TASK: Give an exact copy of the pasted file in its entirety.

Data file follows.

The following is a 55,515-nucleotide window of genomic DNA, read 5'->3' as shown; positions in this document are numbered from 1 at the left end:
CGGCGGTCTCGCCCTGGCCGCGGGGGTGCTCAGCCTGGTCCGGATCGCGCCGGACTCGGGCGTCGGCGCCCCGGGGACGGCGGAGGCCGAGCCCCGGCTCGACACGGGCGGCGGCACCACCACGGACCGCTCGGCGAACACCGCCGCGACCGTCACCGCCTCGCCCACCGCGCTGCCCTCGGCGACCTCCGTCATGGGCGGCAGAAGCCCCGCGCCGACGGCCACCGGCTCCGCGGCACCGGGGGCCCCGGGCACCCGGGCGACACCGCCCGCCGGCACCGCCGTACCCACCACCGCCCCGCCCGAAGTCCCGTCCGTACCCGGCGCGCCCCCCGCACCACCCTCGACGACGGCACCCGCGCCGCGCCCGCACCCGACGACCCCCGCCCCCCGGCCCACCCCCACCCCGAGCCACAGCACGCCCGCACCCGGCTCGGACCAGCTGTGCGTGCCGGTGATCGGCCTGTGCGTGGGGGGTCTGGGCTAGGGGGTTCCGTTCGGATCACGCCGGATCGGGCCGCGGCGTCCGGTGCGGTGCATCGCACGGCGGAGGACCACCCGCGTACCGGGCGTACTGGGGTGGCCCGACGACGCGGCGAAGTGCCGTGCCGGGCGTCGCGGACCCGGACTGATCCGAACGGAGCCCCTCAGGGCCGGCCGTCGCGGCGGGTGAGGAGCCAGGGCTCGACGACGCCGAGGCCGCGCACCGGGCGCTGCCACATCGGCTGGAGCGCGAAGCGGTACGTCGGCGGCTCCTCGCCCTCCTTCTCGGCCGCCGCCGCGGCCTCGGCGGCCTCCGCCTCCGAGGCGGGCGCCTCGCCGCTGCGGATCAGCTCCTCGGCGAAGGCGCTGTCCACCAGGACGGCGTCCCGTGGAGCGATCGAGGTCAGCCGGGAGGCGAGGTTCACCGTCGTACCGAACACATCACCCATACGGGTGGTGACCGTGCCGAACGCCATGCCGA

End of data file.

The following is a 55,515-nucleotide window of genomic DNA, read 5'->3' as shown; positions in this document are numbered from 1 at the left end:
CGGCGGTCTCGCCCTGGCCGCGGGGGTGCTCAGCCTGGTCCGGATCGCGCCGGACTCGGGCGTCGGCGCCCCGGGGACGGCGGAGGCCGAGCCCCGGCTCGACACGGGCGGCGGCACCACCACGGACCGCTCGGCGAACACCGCCGCGACCGTCACCGCCTCGCCCACCGCGCTGCCCTCGGCGACCTCCGTCATGGGCGGCAGAAGCCCCGCGCCGACGGCCACCGGCTCCGCGGCACCGGGGGCCCCGGGCACCCGGGCGACACCGCCCGCCGGCACCGCCGTACCCACCACCGCCCCGCCCGAAGTCCCGTCCGTACCCGGCGCGCCCCCCGCACCACCCTCGACGACGGCACCCGCGCCGCGCCCGCACCCGACGACCCCCGCCCCCCGGCCCACCCCCACCCCGAGCCACAGCACGCCCGCACCCGGCTCGGACCAGCTGTGCGTGCCGGTGATCGGCCTGTGCGTGGGGGGTCTGGGCTAGGGGGTTCCGTTCGGATCACGCCGGATCGGGCCGCGGCGTCCGGTGCGGTGCATCGCACGGCGGAGGACCACCCGCGTACCGGGCGTACTGGGGTGGCCCGACGACGCGGCGAAGTGCCGTGCCGGGCGTCGCGGACCCGGACTGATCCGAACGGAGCCCCTCAGGGCCGGCCGTCGCGGCGGGTGAGGAGCCAGGGCTCGACGACGCCGAGGCCGCGCACCGGGCGCTGCCACATCGGCTGGAGCGCGAAGCGGTACGTCGGCGGCTCCTCGCCCTCCTTCTCGGCCGCCGCCGCGGCCTCGGCGGCCTCCGCCTCCGAGGCGGGCGCCTCGCCGCTGCGGATCAGCTCCTCGGCGAAGGCGCTGTCCACCAGGACGGCGTCCCGTGGAGCGATCGAGGTCAGCCGGGAGGCGAGGTTCACCGTCGTACCGAACACATCACCCATACGGGTGGTGACCGTGCCGAACGCCATGCCGA